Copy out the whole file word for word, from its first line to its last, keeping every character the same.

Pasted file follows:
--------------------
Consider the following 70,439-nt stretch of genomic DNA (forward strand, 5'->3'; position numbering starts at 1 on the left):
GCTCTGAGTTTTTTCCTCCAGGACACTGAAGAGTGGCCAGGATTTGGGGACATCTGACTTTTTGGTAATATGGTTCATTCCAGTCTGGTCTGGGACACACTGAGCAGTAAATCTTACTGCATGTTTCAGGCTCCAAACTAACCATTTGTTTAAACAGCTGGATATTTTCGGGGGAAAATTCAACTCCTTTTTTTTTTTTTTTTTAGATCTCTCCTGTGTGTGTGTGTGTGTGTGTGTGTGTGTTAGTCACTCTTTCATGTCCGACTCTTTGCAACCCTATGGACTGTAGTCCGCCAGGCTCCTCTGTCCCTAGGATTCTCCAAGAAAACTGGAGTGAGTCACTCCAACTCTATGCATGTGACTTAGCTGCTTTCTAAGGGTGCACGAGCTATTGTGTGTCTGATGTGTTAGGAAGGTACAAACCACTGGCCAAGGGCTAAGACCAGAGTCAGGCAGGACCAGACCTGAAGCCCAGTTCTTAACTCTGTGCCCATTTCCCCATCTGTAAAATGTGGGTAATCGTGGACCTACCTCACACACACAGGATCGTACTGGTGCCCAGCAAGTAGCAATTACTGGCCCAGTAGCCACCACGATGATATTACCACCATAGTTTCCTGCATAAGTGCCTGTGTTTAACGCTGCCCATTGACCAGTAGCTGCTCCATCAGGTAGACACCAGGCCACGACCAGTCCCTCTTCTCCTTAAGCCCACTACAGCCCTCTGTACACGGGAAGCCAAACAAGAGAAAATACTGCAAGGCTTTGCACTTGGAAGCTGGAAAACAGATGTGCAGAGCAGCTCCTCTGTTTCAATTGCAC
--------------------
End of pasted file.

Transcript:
Consider the following 70,439-nt stretch of genomic DNA (forward strand, 5'->3'; position numbering starts at 1 on the left):
GCTCTGAGTTTTTTCCTCCAGGACACTGAAGAGTGGCCAGGATTTGGGGACATCTGACTTTTTGGTAATATGGTTCATTCCAGTCTGGTCTGGGACACACTGAGCAGTAAATCTTACTGCATGTTTCAGGCTCCAAACTAACCATTTGTTTAAACAGCTGGATATTTTCGGGGGAAAATTCAACTCCTTTTTTTTTTTTTTTTTAGATCTCTCCTGTGTGTGTGTGTGTGTGTGTGTGTGTGTTAGTCACTCTTTCATGTCCGACTCTTTGCAACCCTATGGACTGTAGTCCGCCAGGCTCCTCTGTCCCTAGGATTCTCCAAGAAAACTGGAGTGAGTCACTCCAACTCTATGCATGTGACTTAGCTGCTTTCTAAGGGTGCACGAGCTATTGTGTGTCTGATGTGTTAGGAAGGTACAAACCACTGGCCAAGGGCTAAGACCAGAGTCAGGCAGGACCAGACCTGAAGCCCAGTTCTTAACTCTGTGCCCATTTCCCCATCTGTAAAATGTGGGTAATCGTGGACCTACCTCACACACACAGGATCGTACTGGTGCCCAGCAAGTAGCAATTACTGGCCCAGTAGCCACCACGATGATATTACCACCATAGTTTCCTGCATAAGTGCCTGTGTTTAACGCTGCCCATTGACCAGTAGCTGCTCCATCAGGTAGACACCAGGCCACGACCAGTCCCTCTTCTCCTTAAGCCCACTACAGCCCTCTGTACACGGGAAGCCAAACAAGAGAAAATACTGCAAGGCTTTGCACTTGGAAGCTGGAAAACAGATGTGCAGAGCAGCTCCTCTGTTTCAATTGCAC